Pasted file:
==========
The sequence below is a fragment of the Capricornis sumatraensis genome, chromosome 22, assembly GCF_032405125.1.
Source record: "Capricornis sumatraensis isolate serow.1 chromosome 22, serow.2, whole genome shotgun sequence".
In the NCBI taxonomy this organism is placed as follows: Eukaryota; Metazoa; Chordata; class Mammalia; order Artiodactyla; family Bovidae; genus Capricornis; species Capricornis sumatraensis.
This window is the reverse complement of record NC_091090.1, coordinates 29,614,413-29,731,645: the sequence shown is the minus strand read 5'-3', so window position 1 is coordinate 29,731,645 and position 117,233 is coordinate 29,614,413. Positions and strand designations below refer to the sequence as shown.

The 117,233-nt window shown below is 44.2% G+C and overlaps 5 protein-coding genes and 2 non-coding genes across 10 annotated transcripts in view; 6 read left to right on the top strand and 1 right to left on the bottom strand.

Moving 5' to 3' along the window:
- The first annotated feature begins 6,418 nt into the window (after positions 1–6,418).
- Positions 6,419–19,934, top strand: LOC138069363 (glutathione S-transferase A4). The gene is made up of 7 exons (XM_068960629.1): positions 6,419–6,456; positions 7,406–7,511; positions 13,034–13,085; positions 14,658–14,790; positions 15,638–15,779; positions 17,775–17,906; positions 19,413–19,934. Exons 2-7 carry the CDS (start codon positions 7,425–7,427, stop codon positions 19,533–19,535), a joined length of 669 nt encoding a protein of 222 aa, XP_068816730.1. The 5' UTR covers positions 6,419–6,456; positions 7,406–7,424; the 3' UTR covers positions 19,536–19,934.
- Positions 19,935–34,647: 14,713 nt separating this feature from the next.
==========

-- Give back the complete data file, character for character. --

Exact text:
The sequence below is a fragment of the Capricornis sumatraensis genome, chromosome 22, assembly GCF_032405125.1.
Source record: "Capricornis sumatraensis isolate serow.1 chromosome 22, serow.2, whole genome shotgun sequence".
In the NCBI taxonomy this organism is placed as follows: Eukaryota; Metazoa; Chordata; class Mammalia; order Artiodactyla; family Bovidae; genus Capricornis; species Capricornis sumatraensis.
This window is the reverse complement of record NC_091090.1, coordinates 29,614,413-29,731,645: the sequence shown is the minus strand read 5'-3', so window position 1 is coordinate 29,731,645 and position 117,233 is coordinate 29,614,413. Positions and strand designations below refer to the sequence as shown.

The 117,233-nt window shown below is 44.2% G+C and overlaps 5 protein-coding genes and 2 non-coding genes across 10 annotated transcripts in view; 6 read left to right on the top strand and 1 right to left on the bottom strand.

Moving 5' to 3' along the window:
- The first annotated feature begins 6,418 nt into the window (after positions 1–6,418).
- Positions 6,419–19,934, top strand: LOC138069363 (glutathione S-transferase A4). The gene is made up of 7 exons (XM_068960629.1): positions 6,419–6,456; positions 7,406–7,511; positions 13,034–13,085; positions 14,658–14,790; positions 15,638–15,779; positions 17,775–17,906; positions 19,413–19,934. Exons 2-7 carry the CDS (start codon positions 7,425–7,427, stop codon positions 19,533–19,535), a joined length of 669 nt encoding a protein of 222 aa, XP_068816730.1. The 5' UTR covers positions 6,419–6,456; positions 7,406–7,424; the 3' UTR covers positions 19,536–19,934.
- Positions 19,935–34,647: 14,713 nt separating this feature from the next.